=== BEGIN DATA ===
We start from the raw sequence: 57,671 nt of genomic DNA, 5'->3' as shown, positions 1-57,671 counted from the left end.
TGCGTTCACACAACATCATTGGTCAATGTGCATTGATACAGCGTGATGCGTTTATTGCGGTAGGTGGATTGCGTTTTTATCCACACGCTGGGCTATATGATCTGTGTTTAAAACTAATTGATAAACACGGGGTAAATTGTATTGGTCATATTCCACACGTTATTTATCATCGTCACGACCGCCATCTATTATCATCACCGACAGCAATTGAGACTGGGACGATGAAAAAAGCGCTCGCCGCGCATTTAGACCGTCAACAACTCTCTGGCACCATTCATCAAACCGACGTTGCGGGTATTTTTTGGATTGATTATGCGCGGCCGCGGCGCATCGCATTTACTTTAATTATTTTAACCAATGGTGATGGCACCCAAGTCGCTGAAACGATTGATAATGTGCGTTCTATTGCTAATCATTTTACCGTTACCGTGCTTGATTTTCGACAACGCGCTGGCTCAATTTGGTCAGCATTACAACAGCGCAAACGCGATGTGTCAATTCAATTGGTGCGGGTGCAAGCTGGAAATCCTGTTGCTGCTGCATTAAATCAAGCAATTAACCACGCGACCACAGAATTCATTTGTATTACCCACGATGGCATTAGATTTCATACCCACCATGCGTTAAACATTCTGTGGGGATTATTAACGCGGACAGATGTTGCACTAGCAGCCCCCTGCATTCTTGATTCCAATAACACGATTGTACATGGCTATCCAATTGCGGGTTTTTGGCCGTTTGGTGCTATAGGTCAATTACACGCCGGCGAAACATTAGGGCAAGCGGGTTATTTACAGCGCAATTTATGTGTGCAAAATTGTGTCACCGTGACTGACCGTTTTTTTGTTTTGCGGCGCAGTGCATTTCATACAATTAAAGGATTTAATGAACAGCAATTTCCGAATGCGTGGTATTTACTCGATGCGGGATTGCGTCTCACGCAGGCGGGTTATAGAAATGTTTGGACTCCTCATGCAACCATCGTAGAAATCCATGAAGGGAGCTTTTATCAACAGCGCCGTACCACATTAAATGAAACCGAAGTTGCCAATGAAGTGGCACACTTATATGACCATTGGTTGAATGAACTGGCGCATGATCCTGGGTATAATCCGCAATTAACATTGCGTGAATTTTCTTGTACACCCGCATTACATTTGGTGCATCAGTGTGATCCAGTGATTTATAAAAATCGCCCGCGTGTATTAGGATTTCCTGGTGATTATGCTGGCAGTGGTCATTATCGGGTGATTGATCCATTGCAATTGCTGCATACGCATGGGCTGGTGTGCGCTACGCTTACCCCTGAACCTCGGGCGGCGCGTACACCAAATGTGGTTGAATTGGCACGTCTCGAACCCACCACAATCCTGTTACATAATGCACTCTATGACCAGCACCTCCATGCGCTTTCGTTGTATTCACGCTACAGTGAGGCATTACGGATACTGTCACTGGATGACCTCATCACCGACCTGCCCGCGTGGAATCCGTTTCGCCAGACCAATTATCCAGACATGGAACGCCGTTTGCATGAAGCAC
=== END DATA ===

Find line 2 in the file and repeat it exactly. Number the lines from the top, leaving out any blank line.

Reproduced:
TGCGTTCACACAACATCATTGGTCAATGTGCATTGATACAGCGTGATGCGTTTATTGCGGTAGGTGGATTGCGTTTTTATCCACACGCTGGGCTATATGATCTGTGTTTAAAACTAATTGATAAACACGGGGTAAATTGTATTGGTCATATTCCACACGTTATTTATCATCGTCACGACCGCCATCTATTATCATCACCGACAGCAATTGAGACTGGGACGATGAAAAAAGCGCTCGCCGCGCATTTAGACCGTCAACAACTCTCTGGCACCATTCATCAAACCGACGTTGCGGGTATTTTTTGGATTGATTATGCGCGGCCGCGGCGCATCGCATTTACTTTAATTATTTTAACCAATGGTGATGGCACCCAAGTCGCTGAAACGATTGATAATGTGCGTTCTATTGCTAATCATTTTACCGTTACCGTGCTTGATTTTCGACAACGCGCTGGCTCAATTTGGTCAGCATTACAACAGCGCAAACGCGATGTGTCAATTCAATTGGTGCGGGTGCAAGCTGGAAATCCTGTTGCTGCTGCATTAAATCAAGCAATTAACCACGCGACCACAGAATTCATTTGTATTACCCACGATGGCATTAGATTTCATACCCACCATGCGTTAAACATTCTGTGGGGATTATTAACGCGGACAGATGTTGCACTAGCAGCCCCCTGCATTCTTGATTCCAATAACACGATTGTACATGGCTATCCAATTGCGGGTTTTTGGCCGTTTGGTGCTATAGGTCAATTACACGCCGGCGAAACATTAGGGCAAGCGGGTTATTTACAGCGCAATTTATGTGTGCAAAATTGTGTCACCGTGACTGACCGTTTTTTTGTTTTGCGGCGCAGTGCATTTCATACAATTAAAGGATTTAATGAACAGCAATTTCCGAATGCGTGGTATTTACTCGATGCGGGATTGCGTCTCACGCAGGCGGGTTATAGAAATGTTTGGACTCCTCATGCAACCATCGTAGAAATCCATGAAGGGAGCTTTTATCAACAGCGCCGTACCACATTAAATGAAACCGAAGTTGCCAATGAAGTGGCACACTTATATGACCATTGGTTGAATGAACTGGCGCATGATCCTGGGTATAATCCGCAATTAACATTGCGTGAATTTTCTTGTACACCCGCATTACATTTGGTGCATCAGTGTGATCCAGTGATTTATAAAAATCGCCCGCGTGTATTAGGATTTCCTGGTGATTATGCTGGCAGTGGTCATTATCGGGTGATTGATCCATTGCAATTGCTGCATACGCATGGGCTGGTGTGCGCTACGCTTACCCCTGAACCTCGGGCGGCGCGTACACCAAATGTGGTTGAATTGGCACGTCTCGAACCCACCACAATCCTGTTACATAATGCACTCTATGACCAGCACCTCCATGCGCTTTCGTTGTATTCACGCTACAGTGAGGCATTACGGATACTGTCACTGGATGACCTCATCACCGACCTGCCCGCGTGGAATCCGTTTCGCCAGACCAATTATCCAGACATGGAACGCCGTTTGCATGAAGCAC